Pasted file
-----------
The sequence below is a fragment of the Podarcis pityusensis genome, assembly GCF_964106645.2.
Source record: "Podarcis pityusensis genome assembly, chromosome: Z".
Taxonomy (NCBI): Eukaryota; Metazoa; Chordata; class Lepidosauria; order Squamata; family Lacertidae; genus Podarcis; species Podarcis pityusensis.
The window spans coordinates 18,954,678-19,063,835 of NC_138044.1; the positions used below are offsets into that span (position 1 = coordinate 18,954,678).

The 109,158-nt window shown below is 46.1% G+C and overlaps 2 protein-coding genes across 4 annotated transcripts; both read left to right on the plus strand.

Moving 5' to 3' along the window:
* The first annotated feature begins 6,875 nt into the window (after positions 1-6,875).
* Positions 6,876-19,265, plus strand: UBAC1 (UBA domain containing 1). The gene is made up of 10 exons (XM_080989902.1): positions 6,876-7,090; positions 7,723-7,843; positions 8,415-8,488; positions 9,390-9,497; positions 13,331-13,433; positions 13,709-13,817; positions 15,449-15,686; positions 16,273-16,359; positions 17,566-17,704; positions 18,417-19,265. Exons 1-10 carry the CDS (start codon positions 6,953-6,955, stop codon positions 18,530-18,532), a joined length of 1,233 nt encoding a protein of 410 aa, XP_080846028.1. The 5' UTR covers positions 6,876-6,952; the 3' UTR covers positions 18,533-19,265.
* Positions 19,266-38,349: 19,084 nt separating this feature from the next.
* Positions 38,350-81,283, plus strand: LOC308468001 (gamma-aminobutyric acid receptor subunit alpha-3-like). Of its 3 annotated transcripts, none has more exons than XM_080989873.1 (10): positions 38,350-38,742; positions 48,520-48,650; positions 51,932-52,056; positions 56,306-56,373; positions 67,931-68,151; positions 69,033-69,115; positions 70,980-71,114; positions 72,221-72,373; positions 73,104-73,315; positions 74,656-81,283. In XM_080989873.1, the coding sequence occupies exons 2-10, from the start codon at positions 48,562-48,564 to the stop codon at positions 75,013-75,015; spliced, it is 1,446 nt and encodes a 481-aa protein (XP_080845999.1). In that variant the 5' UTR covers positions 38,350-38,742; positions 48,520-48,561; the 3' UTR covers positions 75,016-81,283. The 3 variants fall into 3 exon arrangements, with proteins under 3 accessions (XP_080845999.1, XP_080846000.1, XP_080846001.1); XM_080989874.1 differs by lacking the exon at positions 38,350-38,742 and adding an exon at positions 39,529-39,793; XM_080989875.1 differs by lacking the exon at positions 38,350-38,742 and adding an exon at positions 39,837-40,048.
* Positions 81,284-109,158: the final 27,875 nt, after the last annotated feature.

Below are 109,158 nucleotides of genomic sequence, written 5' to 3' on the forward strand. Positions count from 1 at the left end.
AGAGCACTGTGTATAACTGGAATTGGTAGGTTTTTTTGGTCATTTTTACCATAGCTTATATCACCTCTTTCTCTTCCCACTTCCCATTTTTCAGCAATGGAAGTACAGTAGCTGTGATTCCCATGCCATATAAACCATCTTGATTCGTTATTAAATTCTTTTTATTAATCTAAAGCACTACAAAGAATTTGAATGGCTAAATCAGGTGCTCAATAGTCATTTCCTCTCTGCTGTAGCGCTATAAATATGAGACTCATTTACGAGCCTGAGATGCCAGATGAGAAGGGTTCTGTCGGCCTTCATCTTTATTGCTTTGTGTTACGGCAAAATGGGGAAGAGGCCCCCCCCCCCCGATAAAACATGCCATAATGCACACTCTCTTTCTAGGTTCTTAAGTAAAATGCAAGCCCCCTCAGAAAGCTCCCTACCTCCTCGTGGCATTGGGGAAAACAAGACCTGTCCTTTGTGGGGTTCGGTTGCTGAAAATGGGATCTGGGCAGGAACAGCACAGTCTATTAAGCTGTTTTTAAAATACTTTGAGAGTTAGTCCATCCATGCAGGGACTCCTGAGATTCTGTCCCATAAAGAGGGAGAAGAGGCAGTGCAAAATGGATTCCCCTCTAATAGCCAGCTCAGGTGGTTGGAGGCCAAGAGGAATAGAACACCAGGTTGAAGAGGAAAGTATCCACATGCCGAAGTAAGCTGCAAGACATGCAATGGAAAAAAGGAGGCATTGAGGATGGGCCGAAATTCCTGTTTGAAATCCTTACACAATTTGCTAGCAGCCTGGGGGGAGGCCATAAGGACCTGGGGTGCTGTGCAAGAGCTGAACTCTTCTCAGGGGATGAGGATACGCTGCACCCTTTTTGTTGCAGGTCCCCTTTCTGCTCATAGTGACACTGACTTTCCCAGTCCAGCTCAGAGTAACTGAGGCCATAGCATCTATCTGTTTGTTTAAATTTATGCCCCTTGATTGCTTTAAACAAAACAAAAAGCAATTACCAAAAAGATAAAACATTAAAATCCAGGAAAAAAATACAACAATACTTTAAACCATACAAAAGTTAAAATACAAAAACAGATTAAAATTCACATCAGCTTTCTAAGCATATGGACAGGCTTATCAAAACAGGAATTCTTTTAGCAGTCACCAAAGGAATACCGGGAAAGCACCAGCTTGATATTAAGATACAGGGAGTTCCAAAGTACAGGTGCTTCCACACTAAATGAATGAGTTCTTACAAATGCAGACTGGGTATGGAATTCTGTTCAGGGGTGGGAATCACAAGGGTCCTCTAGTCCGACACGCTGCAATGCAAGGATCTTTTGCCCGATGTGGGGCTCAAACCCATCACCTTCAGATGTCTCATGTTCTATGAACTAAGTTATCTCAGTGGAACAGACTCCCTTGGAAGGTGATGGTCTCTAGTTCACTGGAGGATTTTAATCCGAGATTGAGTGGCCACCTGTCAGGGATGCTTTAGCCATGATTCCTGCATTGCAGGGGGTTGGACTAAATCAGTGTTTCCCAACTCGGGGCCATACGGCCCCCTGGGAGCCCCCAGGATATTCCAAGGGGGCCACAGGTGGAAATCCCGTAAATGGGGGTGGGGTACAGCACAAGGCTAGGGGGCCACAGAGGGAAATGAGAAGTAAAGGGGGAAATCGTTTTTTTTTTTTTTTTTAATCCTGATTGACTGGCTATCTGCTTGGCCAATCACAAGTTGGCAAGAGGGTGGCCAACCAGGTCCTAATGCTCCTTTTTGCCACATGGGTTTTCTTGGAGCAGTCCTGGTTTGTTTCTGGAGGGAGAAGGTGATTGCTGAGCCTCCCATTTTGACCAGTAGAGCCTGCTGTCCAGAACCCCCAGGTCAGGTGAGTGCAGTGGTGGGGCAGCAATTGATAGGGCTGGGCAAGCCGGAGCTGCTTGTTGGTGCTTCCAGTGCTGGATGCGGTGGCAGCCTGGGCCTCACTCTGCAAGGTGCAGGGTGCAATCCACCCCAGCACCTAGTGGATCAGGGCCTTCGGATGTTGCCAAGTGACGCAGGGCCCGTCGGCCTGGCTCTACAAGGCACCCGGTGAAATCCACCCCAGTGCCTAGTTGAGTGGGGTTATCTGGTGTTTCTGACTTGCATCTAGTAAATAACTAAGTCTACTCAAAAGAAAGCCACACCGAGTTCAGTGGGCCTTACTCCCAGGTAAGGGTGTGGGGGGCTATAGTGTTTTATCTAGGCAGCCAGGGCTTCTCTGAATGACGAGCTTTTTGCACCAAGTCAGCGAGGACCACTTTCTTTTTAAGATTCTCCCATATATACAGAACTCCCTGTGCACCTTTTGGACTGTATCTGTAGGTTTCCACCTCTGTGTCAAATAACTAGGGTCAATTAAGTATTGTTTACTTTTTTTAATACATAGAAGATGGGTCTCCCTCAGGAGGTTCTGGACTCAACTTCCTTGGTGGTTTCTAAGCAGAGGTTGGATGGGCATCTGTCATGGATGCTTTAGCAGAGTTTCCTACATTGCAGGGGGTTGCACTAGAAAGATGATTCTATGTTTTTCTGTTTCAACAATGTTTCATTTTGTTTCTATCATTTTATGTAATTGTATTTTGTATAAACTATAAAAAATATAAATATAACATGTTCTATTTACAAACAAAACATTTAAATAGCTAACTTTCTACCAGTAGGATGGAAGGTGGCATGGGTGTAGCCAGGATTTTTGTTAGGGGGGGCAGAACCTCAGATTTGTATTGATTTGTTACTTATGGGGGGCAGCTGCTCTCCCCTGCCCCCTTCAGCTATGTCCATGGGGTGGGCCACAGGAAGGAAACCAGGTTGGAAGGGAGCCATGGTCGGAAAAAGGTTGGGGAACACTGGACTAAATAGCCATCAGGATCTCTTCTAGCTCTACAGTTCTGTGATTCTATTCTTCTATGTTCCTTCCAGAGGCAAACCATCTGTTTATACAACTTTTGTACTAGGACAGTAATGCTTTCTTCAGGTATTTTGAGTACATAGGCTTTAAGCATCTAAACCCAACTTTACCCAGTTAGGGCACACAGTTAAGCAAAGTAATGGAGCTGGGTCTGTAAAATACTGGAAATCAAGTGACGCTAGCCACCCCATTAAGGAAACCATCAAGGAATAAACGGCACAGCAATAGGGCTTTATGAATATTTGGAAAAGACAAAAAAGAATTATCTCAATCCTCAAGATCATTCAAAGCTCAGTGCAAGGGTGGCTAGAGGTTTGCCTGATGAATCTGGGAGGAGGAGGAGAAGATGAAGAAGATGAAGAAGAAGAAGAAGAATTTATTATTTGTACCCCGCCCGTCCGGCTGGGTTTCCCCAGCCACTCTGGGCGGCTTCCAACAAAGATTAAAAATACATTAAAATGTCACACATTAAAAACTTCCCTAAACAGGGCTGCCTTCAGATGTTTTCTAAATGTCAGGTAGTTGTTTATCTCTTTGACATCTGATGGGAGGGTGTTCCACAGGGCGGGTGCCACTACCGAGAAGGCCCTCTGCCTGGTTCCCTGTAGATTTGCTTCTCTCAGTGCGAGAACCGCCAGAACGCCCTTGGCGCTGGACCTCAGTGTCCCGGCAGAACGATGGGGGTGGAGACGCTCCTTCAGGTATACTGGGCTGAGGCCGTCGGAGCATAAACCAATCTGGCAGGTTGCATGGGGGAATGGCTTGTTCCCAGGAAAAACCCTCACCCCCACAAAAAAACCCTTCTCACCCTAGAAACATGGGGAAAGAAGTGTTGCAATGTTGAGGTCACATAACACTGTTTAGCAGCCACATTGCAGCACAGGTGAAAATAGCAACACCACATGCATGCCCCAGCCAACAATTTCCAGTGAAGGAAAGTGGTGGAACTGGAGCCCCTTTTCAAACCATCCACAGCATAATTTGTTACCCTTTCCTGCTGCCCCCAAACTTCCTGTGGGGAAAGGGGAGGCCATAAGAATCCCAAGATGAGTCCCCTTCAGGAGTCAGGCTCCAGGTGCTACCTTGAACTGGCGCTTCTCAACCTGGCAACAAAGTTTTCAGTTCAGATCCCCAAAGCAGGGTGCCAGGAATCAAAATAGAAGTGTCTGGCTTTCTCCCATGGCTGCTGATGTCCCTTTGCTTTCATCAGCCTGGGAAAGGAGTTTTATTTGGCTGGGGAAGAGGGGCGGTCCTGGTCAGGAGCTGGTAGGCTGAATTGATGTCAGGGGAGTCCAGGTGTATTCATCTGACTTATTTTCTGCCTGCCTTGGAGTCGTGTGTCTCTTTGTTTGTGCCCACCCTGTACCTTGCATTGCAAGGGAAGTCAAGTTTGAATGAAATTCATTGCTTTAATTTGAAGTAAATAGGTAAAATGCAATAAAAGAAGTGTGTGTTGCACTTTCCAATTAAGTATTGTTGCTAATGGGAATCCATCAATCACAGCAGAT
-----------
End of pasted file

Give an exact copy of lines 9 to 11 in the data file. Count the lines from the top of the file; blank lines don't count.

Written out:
* Positions 19,266-38,349: 19,084 nt separating this feature from the next.
* Positions 38,350-81,283, plus strand: LOC308468001 (gamma-aminobutyric acid receptor subunit alpha-3-like). Of its 3 annotated transcripts, none has more exons than XM_080989873.1 (10): positions 38,350-38,742; positions 48,520-48,650; positions 51,932-52,056; positions 56,306-56,373; positions 67,931-68,151; positions 69,033-69,115; positions 70,980-71,114; positions 72,221-72,373; positions 73,104-73,315; positions 74,656-81,283. In XM_080989873.1, the coding sequence occupies exons 2-10, from the start codon at positions 48,562-48,564 to the stop codon at positions 75,013-75,015; spliced, it is 1,446 nt and encodes a 481-aa protein (XP_080845999.1). In that variant the 5' UTR covers positions 38,350-38,742; positions 48,520-48,561; the 3' UTR covers positions 75,016-81,283. The 3 variants fall into 3 exon arrangements, with proteins under 3 accessions (XP_080845999.1, XP_080846000.1, XP_080846001.1); XM_080989874.1 differs by lacking the exon at positions 38,350-38,742 and adding an exon at positions 39,529-39,793; XM_080989875.1 differs by lacking the exon at positions 38,350-38,742 and adding an exon at positions 39,837-40,048.
* Positions 81,284-109,158: the final 27,875 nt, after the last annotated feature.